On this day in 2005, police shot and killed Jean Charles de Menezes at Stockwell station – their attempt at a cover-up revealed the rot at the heart of Britain’s security establishment.
Ending the Universal Credit uplift could force up to 1.2 million people into poverty and increase foodbank usage by 20% – but the Tories are pushing ahead because deprivation sustains Britain’s low-pay economy.
This week we discovered that the Treasury suppressed information about access to sick pay – just the latest scandal from a government which has refused to make liveable sick pay available throughout Covid-19.
On this day in 2016, a Labour MP was murdered in a politically-motivated terror attack. Five years later, the threat of far-right violence is only increasing – aided by a mainstream that echoes their arguments.
Outsourced cleaners and porters kept our hospitals safe during the pandemic, but now the private companies that employ them are ripping them off – with many reporting being systematically underpaid.
From the 1970s to the 2000s, Britain’s undercover police surveilled at least 20 families seeking justice for lost loved ones – including those who died at the hands of the police themselves.
Portugal decriminalised drug possession for personal use 20 years ago – and as more countries swap a criminal approach for a public health one, Britain’s failure to adapt looks increasingly outdated.
During the 1950s, Britain’s brutal suppression of the Mau Mau Uprising in Kenya led to thousands of deaths – but Barbara Castle’s campaign to expose its crimes showed that the Empire’s violence did not have to go unchallenged.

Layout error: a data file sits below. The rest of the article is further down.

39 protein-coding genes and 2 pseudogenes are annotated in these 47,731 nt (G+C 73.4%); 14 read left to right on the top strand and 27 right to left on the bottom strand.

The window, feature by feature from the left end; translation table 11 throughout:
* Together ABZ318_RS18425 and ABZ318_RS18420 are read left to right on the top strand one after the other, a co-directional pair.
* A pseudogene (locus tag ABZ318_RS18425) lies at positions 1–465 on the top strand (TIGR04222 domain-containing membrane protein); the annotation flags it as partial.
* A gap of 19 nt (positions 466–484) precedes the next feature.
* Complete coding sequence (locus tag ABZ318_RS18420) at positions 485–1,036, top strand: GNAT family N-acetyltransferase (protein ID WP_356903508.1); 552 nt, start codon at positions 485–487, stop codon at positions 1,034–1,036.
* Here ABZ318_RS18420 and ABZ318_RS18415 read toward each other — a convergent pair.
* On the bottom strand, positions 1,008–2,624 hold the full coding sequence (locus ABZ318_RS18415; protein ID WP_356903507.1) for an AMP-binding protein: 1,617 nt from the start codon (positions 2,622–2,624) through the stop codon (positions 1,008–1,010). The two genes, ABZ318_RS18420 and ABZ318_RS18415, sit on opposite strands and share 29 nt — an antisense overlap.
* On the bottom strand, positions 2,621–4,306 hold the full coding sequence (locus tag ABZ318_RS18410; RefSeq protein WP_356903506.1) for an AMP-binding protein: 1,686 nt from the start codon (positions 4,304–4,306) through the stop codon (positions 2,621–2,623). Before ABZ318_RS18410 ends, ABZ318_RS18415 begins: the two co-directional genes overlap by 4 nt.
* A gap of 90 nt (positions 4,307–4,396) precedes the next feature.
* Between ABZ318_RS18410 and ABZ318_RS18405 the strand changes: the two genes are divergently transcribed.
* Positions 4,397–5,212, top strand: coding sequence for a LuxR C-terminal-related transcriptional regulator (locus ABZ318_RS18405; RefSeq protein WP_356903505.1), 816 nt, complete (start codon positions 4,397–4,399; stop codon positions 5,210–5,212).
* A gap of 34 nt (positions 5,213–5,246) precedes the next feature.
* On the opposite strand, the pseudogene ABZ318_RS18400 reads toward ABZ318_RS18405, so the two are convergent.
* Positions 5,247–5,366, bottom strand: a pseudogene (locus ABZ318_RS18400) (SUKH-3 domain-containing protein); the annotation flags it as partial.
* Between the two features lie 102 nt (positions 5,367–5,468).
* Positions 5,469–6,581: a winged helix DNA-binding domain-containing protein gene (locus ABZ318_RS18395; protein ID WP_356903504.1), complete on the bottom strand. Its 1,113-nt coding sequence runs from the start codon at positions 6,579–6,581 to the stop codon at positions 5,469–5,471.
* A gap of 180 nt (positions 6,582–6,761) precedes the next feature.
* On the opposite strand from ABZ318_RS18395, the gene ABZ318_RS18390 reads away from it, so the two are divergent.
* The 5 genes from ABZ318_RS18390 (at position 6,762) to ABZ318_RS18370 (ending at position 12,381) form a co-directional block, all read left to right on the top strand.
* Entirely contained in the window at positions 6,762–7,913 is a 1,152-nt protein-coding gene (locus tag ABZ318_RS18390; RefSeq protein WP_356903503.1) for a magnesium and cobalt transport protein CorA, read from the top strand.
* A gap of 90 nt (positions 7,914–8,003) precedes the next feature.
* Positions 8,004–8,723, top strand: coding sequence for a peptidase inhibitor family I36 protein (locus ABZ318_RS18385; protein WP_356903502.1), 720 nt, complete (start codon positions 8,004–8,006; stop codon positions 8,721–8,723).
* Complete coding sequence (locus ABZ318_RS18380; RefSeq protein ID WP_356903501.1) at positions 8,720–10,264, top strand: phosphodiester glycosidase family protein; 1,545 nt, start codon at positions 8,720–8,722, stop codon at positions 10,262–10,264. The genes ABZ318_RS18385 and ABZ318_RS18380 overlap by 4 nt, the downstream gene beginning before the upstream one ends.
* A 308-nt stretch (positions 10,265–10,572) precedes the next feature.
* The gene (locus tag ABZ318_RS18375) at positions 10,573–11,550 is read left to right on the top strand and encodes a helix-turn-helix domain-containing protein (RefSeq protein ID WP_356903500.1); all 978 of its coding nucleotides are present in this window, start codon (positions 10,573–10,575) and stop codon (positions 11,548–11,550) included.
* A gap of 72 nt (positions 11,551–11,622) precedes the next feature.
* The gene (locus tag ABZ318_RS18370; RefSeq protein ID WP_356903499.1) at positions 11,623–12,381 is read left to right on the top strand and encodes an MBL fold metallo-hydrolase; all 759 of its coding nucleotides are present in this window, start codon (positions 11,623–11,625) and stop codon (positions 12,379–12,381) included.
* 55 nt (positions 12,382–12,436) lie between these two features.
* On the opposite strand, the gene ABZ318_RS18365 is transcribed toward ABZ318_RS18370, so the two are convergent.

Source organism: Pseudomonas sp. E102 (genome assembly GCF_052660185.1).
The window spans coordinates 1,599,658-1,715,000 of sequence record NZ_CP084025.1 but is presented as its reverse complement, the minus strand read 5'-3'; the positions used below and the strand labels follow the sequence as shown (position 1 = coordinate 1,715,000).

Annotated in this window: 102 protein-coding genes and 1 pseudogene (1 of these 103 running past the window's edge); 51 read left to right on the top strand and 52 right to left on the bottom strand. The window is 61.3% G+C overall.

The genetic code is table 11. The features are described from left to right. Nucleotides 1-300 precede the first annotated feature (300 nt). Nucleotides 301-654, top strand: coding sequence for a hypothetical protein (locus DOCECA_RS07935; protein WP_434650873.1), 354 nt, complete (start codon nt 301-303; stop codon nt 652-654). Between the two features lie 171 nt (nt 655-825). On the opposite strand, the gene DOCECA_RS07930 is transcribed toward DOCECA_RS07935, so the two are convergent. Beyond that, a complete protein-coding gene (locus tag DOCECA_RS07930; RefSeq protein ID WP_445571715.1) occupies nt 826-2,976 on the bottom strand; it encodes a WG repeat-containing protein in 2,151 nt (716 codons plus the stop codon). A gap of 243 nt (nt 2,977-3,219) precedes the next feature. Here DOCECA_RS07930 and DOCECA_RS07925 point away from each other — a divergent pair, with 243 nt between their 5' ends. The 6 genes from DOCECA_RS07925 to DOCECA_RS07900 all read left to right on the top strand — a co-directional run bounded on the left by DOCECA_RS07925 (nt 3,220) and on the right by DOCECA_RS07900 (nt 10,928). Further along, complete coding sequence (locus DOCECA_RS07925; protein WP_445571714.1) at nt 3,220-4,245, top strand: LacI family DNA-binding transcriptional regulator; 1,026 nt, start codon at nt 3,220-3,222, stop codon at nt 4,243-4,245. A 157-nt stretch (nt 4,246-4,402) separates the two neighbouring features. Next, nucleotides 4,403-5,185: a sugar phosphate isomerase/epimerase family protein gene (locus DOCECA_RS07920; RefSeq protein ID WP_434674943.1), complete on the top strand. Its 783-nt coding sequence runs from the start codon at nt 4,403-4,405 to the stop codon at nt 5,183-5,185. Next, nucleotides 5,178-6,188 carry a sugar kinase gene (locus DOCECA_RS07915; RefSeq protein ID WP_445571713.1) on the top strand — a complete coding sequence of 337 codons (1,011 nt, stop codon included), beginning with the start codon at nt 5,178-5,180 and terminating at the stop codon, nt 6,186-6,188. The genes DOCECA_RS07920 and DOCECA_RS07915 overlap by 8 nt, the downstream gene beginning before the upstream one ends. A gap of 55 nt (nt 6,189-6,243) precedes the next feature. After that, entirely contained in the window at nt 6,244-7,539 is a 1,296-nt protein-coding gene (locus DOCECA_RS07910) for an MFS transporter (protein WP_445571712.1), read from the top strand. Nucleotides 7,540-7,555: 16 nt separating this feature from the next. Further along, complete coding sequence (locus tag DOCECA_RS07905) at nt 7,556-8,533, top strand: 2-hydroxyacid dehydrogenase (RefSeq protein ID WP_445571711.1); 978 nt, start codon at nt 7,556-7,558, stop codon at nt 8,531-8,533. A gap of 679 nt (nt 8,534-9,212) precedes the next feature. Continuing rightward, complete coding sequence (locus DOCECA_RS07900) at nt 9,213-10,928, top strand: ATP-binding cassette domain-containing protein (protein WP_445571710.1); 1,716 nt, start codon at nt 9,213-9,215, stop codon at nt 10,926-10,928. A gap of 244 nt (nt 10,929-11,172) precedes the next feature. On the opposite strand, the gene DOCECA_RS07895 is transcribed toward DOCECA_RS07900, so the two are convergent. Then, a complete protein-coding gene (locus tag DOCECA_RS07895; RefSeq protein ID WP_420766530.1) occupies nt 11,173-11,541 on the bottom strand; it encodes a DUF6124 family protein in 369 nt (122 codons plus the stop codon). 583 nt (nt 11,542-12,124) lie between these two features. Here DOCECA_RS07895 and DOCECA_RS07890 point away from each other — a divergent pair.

Private renting and precarious employment have left under-35s facing the worst of the economic fallout from Covid-19 – and the result is likely to be an even deeper generational divide.
Joe Sacco’s iconic graphic novel ‘Palestine’ turns 25 this year. Its depiction of life under occupation is in keeping with his life’s work – telling the stories of oppressed peoples that the powerful would prefer to forget.
Along with healthcare staff, workers in industries like retail and delivery have been facing huge pressures and dangerous conditions for almost a year. Their contributions deserve wider recognition.
Ten million adults and four million children live in poverty in Britain, one of the wealthiest countries in the world. Right-wingers argue that we can’t afford to tackle this scandal – but the truth is, we can’t afford not to.
The suffering caused by Margaret Thatcher’s policies is often justified with the argument that they saved Britain from ruin – but 30 years after she left office, it’s clear that she left the economy weaker and more unequal.